I found The Picture of Dorian Gray truly terrifying, the first movie I remember giving me nightmares. Furthermore, Grandma's basement was suddenly a scary place, especially since many of the walls were adorned with replicas of similar old paintings, the creepiest one being a couple of cherub-faced children staring back at me. With only one ground-level window, the basement was already dimly-lit, even with lights on. But with my new-found fear of ancient portraits, I refused to ever go down there again once the sun went down.
So old paintings joined my long list of childhood fears. Not that I crapped myself whenever I saw one, but I found them intimidating, particularly when used as horror fodder. An especially terrifying Night Gallery episode featured Roddy McDowell as a spoiled punk who inherits the family estate after killing his ailing uncle. Then he notices that an old painting of the family graveyard starts changing. First, there's a freshly-dug grave, then an open casket containing his dead uncle, followed by a corpse shambling toward the the mansion. The last shot of the painting shows the corpse at the door. By then, McDowell's character has gone completely mad and yours truly was covering his eyes in horror.
As a heavy metal fan, some of the artists I listen to write horror-based songs to go with their image. Much of the time, it's either tongue-in-cheek or supremely goofy, especially the stuff from the 80s. But the one song that I found truly scary was the title track from King Diamond's album, Fatal Portrait. The song tells the story of a fanatical, abusive mother who's obsessed with painting a portrait of her young daughter, Molly. She keeps the child locked in the attic, and with every stroke she paints, Molly grows weaker until she finally dies. But her spirit re-awakens in the painting, seeking revenge on her terrified mother. The lyrics, coupled with the album's cover art, were really creepy.
|Dorian Gray's little sister, Doris.|
With age comes wisdom, of course, and most of my old childhood fears seem silly and quaint now (except spiders, because fuck spiders). Today, I'm more preoccupied by decidedly "adult" terrors: tax season, climate change, the thought of my in-laws moving in, my daughter's first date, unexplained lumps, scary engine noises, identity theft, and the big one, an increasing awareness of my own mortality.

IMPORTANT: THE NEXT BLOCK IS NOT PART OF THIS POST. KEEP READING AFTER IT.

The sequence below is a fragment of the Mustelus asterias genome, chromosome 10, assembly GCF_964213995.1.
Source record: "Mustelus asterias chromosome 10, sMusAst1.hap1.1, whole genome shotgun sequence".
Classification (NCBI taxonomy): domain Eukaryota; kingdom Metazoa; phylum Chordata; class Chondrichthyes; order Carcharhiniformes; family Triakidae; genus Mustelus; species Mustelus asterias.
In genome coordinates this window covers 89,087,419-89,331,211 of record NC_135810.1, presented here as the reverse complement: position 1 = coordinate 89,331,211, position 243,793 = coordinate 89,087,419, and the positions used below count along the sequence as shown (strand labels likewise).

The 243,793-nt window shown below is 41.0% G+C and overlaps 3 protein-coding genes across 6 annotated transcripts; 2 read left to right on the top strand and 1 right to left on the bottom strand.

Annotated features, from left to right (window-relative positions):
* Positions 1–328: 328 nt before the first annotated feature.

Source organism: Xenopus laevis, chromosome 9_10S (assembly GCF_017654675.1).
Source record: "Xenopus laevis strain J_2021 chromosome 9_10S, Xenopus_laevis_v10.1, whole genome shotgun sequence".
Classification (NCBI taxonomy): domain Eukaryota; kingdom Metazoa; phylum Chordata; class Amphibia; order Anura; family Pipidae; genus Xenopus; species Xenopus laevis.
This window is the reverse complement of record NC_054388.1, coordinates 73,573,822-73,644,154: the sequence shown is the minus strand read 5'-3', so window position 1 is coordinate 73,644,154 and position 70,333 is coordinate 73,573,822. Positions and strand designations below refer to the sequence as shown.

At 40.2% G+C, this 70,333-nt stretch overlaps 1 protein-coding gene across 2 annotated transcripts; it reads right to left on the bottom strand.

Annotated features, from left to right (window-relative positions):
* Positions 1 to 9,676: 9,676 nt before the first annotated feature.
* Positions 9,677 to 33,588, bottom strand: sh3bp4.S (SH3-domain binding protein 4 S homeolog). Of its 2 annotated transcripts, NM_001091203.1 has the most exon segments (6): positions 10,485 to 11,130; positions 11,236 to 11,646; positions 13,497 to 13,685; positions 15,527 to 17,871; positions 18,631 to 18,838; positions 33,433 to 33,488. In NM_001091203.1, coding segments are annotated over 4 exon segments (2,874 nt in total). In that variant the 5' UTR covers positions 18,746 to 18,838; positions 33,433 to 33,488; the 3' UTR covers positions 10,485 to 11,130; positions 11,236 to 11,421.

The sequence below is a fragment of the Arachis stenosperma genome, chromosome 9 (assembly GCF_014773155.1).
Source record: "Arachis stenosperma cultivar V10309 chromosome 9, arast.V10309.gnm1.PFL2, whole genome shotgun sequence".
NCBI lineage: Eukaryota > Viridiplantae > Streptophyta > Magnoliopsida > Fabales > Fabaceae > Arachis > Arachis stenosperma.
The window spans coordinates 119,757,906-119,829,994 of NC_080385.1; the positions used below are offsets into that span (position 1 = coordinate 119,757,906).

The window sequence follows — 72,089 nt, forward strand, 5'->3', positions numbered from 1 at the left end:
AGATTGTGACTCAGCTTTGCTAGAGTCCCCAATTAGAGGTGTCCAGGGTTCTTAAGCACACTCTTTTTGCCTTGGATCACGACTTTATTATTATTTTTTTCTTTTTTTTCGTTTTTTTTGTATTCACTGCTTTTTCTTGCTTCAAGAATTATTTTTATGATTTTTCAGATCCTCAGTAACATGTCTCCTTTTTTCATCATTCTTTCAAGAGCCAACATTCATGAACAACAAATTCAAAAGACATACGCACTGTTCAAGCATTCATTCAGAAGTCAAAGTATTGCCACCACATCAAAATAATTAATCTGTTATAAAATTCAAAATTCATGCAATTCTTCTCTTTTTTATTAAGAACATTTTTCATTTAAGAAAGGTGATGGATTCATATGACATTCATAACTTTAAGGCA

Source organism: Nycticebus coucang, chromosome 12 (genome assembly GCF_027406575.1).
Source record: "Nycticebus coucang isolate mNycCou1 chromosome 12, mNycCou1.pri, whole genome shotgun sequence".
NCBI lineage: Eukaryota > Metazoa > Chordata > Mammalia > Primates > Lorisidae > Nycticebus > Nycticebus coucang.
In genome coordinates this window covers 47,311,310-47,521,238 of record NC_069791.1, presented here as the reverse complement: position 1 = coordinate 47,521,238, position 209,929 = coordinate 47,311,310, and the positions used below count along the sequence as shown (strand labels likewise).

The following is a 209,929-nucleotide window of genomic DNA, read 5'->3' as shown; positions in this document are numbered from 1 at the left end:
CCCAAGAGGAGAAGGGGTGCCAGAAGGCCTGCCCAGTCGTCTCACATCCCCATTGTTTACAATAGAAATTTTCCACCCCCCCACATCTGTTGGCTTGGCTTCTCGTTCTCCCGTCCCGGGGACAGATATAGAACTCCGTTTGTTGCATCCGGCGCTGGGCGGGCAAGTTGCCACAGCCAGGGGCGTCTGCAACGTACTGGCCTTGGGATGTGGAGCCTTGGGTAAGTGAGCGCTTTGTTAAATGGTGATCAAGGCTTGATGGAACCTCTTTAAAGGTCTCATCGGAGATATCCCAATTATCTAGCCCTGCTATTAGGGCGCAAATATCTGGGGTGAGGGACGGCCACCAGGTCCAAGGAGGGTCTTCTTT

Still, it's no small coincidence that absolutely none of the decor in my house has ever consisted of paintings featuring human subjects. In fact, when Grandma passed away years later and the family was dividing what she left behind, I vehemently refused to take home anything from that basement, especially the scary-ass shit on the walls. Mom kept the painting of those cherub children, though, which apparently evoked much fonder memories in her than it did in me.
I'd mostly forgotten how Dorian Gray's painting once traumatized me until recently revisiting the film. Seeing it again, this time with adult eyes, I was able to appreciate the stunning deep-focus cinematography and wonderful performances, especially Sanders as Wotton, who I now realize is the film's true villain. I'm not easily scared by horror movies, anymore, mainly because I've seen so many that I've become somewhat jaded. But even 45 years later, when that hideous painting flashed across the screen in all of its hellish color, it still made me jump.
For over 100 years, Oscar Wilde's original novel has been adapted countless times, but this version remains in a class by itself. It may not be considered a true horror film by some, perhaps because the look and tone more closely resemble a lush period drama. But by being selective with its shocks, we're caught off-guard, rendering its moments of terror all-the-more potent. All these years later, The Picture of Dorian Gray still has the power to inspire dread.
AUDIO COMMENTARY - By Angela Lansbury and Film historian Steve Haberman
"STAIRWAY TO LIGHT" - Live-action dramatization of French physician Phillippe Pinel. Won an Oscar for Best Short Subject.
"QUIET, PLEASE!" - Oscar-winning Tom & Jerry cartoon.
MEE-OW! LIKE BEING TURNED LOOSE IN A BIRD SANCTUARY